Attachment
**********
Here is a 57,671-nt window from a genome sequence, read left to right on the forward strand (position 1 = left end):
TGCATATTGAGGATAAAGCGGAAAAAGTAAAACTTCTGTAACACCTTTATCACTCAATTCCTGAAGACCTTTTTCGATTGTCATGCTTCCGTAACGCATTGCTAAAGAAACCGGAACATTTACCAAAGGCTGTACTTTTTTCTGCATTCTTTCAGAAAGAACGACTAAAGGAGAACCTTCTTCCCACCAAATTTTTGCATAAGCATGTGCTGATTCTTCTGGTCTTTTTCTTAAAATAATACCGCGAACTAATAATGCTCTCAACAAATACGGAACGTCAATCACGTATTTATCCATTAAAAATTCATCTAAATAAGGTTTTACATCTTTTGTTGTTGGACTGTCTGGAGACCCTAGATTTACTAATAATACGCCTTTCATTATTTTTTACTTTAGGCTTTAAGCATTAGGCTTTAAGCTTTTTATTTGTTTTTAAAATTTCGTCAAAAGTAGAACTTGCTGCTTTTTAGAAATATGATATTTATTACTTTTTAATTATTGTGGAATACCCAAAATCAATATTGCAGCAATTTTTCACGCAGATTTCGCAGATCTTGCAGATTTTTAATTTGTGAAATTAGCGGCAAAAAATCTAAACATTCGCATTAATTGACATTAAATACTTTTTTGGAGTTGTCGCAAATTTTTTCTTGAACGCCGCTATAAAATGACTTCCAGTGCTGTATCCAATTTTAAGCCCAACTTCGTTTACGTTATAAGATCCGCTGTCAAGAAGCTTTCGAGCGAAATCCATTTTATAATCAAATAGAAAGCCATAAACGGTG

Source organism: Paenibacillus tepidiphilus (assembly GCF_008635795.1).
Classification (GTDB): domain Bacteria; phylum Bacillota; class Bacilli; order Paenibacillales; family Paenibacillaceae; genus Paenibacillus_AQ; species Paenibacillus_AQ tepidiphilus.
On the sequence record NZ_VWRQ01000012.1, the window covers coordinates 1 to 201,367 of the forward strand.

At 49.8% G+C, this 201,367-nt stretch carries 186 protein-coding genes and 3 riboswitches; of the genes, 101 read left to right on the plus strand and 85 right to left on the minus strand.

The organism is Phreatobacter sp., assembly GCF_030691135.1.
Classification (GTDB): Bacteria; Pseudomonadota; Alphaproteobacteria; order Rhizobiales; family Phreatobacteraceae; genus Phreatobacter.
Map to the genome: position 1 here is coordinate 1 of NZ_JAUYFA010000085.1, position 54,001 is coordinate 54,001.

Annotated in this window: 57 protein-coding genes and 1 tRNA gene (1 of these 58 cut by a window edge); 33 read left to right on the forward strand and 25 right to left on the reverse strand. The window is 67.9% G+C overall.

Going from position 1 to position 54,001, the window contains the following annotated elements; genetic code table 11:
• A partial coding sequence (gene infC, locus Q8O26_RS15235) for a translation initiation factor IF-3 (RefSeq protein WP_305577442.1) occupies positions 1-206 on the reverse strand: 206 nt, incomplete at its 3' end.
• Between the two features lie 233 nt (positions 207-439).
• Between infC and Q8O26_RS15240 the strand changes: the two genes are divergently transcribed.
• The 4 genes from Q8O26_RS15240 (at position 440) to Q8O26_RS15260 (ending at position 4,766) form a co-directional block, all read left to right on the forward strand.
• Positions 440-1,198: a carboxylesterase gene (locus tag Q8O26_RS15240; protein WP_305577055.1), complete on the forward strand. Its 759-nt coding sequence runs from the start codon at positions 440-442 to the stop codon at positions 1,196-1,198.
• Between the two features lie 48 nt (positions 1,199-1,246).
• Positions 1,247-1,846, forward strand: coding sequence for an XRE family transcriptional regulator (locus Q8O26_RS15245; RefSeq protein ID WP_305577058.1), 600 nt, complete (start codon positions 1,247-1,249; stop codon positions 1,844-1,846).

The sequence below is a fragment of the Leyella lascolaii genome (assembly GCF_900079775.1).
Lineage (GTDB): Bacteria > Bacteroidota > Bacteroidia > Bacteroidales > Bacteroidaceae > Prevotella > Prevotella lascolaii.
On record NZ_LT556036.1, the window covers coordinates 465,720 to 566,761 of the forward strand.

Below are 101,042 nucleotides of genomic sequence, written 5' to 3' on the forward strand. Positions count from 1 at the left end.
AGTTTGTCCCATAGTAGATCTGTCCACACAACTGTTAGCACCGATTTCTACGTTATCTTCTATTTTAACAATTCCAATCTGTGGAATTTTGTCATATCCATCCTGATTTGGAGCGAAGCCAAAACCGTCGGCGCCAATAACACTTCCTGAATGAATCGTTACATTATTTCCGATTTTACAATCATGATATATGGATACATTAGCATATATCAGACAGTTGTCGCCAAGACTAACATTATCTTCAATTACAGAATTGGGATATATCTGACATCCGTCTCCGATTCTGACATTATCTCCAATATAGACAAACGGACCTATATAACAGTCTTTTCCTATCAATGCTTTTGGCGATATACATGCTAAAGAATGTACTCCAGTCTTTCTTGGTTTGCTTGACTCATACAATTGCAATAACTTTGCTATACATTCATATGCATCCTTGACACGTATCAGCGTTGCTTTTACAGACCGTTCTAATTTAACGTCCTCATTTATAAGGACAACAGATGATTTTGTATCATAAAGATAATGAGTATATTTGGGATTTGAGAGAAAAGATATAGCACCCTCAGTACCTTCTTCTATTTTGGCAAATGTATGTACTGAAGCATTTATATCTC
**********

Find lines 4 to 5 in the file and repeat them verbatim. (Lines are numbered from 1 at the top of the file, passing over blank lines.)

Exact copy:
Classification (GTDB): domain Bacteria; phylum Bacillota; class Bacilli; order Paenibacillales; family Paenibacillaceae; genus Paenibacillus_AQ; species Paenibacillus_AQ tepidiphilus.
On the sequence record NZ_VWRQ01000012.1, the window covers coordinates 1 to 201,367 of the forward strand.